It’s important to underline that Daemonicists do believe in habit and routine: they will all agree that the easiest way to scare off a muse is by neglecting to “show up,” that is, lazying, or giving in to anxiety and procrastination.  

The reasons for it are different, however: the muse/the subconscious mind is coy, and needs coaxing and reassurance.  Like a vain diva, it must be courted, and flattered and lured out into the open with tact and slaving devotion.  Unlike the behaviorist, daemonicists believe that they do not have control over the outcome of their efforts.

In a nutshell: to a daemonicist, showing up to write every day is essential, but the outcome of that effort is completely or at least mostly detached from the personal will of the writer.

The daemonicist’s advice to those who suffer from writer’s block is to get themselves reacquainted with the daemon (genius or muse), through different methods, like meditation or dreaming or free association or simply inner listening. To Daemonicists, abandonment to the art or to the muse is the only appropriate behavior.  Let go of trying to be in control.

The difference between the daemonicists and behaviorist in creative writing reminds me of the difference between materialists and quantum scientists in the sciences. In short: are we more than the sum of our parts? Behaviorists/materialists say we are not.  Quantom/Daemonicists disciples say we are only part of something much larger.

Controversy. Controversy. But who is right?

We can all pick our pet theory based on personal preferences or experiences, but as I’m preparing to compile a longer article, I have gathered some more opinions, not just from writers, but also from biologists, behaviorists (the scientists, not the writers) and neurobiologists.

To discuss everything that I discovered would take more time than is legitimate of a blog post, but here are some teasers you might find interesting to note.

1. Flow precedes the state of psychosis, an extreme form of mind immersion; block on the other hand is just to the right of normal mind awareness, only one small step removed from neurosis.


2. Both hypergraphia (impulse of unstoppable writing) and aphasia (inability to express oneself through writing) are or may be symptoms of damage to the brain’s frontal lobe.


3.Epilepsy is linked to prolific writing; chronic or clinical depression is linked to block…or vice versa.  Many prolific writers also suffered from epilepsy.

4. The frontal and parietal lobe of the brain associated with epilepsy and hypergraphia also associated with what scientists call “the spiritual brain” – that part of the brain that processes (and causes? Scientists don’t know) transcending spiritual experiences.


4.  Worry and anxiety are the enemies of flow, but so are boredom and apathy:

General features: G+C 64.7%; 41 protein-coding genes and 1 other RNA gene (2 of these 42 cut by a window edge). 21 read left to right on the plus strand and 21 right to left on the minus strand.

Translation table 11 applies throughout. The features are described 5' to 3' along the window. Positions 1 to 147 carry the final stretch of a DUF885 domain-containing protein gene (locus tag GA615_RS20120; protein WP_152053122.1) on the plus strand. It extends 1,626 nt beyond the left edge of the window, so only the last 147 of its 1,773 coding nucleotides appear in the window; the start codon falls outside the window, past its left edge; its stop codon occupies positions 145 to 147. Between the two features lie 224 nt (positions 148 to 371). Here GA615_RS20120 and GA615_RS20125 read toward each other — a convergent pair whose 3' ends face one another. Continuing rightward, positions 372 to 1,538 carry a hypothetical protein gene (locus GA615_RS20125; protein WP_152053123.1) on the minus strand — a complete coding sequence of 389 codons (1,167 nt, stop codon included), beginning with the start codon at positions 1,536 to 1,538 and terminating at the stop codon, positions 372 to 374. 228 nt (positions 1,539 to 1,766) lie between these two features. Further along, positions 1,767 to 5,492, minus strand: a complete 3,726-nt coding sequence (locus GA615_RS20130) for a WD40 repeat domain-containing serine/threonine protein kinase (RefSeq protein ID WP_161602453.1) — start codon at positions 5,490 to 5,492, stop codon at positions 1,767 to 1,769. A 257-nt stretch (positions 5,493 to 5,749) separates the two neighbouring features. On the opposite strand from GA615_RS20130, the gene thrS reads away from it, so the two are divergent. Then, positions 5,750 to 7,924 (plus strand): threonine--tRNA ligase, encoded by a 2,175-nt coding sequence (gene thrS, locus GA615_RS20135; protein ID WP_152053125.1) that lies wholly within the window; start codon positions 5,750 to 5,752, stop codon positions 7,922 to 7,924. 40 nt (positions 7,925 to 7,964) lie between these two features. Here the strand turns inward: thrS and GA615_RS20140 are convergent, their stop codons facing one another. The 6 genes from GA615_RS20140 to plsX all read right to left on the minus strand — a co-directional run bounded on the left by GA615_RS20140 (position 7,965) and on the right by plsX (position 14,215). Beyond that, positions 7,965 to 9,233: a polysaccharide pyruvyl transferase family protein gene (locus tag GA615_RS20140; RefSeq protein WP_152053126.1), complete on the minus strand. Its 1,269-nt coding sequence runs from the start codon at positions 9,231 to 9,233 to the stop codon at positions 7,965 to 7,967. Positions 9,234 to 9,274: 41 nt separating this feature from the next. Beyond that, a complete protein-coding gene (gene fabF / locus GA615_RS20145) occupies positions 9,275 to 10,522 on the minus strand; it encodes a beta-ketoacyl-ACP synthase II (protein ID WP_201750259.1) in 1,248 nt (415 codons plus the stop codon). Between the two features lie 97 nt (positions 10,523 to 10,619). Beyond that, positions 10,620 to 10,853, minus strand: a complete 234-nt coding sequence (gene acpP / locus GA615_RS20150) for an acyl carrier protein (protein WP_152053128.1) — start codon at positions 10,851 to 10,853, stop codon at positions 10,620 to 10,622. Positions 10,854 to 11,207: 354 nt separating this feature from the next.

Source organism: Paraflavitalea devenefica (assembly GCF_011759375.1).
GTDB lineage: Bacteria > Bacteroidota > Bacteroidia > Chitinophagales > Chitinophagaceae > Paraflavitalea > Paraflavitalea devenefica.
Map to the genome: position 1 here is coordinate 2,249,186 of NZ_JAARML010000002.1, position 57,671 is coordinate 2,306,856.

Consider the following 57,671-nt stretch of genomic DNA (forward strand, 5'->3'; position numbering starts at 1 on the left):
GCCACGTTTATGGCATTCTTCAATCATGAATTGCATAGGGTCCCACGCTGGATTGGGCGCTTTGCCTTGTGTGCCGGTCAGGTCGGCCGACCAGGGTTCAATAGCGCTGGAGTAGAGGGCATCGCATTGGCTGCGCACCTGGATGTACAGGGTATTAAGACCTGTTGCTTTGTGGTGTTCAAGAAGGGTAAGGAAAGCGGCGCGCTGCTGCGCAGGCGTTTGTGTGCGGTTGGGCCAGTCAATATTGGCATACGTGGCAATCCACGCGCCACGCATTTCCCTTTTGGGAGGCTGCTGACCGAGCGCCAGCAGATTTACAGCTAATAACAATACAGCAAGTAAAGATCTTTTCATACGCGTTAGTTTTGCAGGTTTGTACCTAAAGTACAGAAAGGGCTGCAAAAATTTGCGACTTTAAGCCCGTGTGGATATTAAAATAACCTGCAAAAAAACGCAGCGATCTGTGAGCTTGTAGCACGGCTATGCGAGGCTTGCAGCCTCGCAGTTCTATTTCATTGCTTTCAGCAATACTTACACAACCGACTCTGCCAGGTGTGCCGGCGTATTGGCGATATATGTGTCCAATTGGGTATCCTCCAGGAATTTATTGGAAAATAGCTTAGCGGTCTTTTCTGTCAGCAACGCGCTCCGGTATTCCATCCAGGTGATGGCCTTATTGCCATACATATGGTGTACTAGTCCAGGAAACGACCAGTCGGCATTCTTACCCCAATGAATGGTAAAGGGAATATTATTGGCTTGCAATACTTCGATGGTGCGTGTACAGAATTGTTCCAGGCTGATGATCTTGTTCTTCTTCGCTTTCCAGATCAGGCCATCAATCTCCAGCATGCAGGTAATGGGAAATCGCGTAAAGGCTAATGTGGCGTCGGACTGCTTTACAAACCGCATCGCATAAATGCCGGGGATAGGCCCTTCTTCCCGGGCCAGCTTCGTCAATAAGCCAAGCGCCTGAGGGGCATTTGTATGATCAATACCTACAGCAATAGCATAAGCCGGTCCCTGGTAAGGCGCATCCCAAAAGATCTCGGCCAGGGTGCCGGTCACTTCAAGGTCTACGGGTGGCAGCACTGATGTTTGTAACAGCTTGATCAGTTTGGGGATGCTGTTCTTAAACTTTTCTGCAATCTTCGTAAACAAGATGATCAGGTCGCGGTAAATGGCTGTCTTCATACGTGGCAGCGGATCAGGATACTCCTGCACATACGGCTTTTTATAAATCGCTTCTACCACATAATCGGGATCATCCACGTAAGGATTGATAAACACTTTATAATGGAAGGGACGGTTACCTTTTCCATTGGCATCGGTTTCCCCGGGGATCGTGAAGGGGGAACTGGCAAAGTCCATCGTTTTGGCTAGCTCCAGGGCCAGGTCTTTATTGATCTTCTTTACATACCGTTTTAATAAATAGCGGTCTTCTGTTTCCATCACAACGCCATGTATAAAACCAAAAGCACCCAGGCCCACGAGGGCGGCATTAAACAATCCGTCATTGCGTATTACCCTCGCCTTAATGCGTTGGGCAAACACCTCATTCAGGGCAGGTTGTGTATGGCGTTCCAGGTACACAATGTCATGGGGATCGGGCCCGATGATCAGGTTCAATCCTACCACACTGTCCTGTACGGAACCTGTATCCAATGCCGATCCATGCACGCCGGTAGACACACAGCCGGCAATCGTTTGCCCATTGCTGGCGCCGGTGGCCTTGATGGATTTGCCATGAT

5. Neuroscientists studying the biology of behavior find that our habits are brain patterns fired repeatedly that “stick” to our processing because emotions act as a glue or cementing element to those brain patterns.  In this Ted Talk Dr. joe Dispenza demonstrates how our awareness and will power can shuffle and restructure our brain patterns:

Why this is relevant to writing is that habit is not just a question of action but a question of thought patterns created by our own emtions: we may be working ourselves into states of anxiety (which kills creativity) or alternative, of pleasure and playful challenge (which stimulates creativity) merely by associating the practice of sitting down to write with positive or negative thoughts.

In other words, we create our own reality, and that reality can be negative, a reality when every time we face a blank page and panic we reinforce our block, or a reality where every time we approach writing we feel elated, reinforcing a pattern of positive associations.

On the other end of the spectrum, and on the subject of Ted Talks, here is daemonicist Elizabeth Gilbert giving one of the most inspiring talks ever on the nature of inspiration and its effects on stress, anxiety and block.

So, what have we learned? The facts are the facts, but our interpretations of those facts can lead to interesting and diverse conclusions.  We cannot explain whether psychosis and religious experience are caused by external entities, but we do know that they manifest in specific areas of the brain.  We do not know whether our creativity is genetic or divinely inspired or developed through habit, but at least we can all agree on this: developing a habit of writing with a positive attitude about the action of writing will lead to positive results.

Published by laura

I'm the author of two short story collections, a story cycle, and a collection of short memoirs. I am an educator, literary translator, journal editor, and writing coach.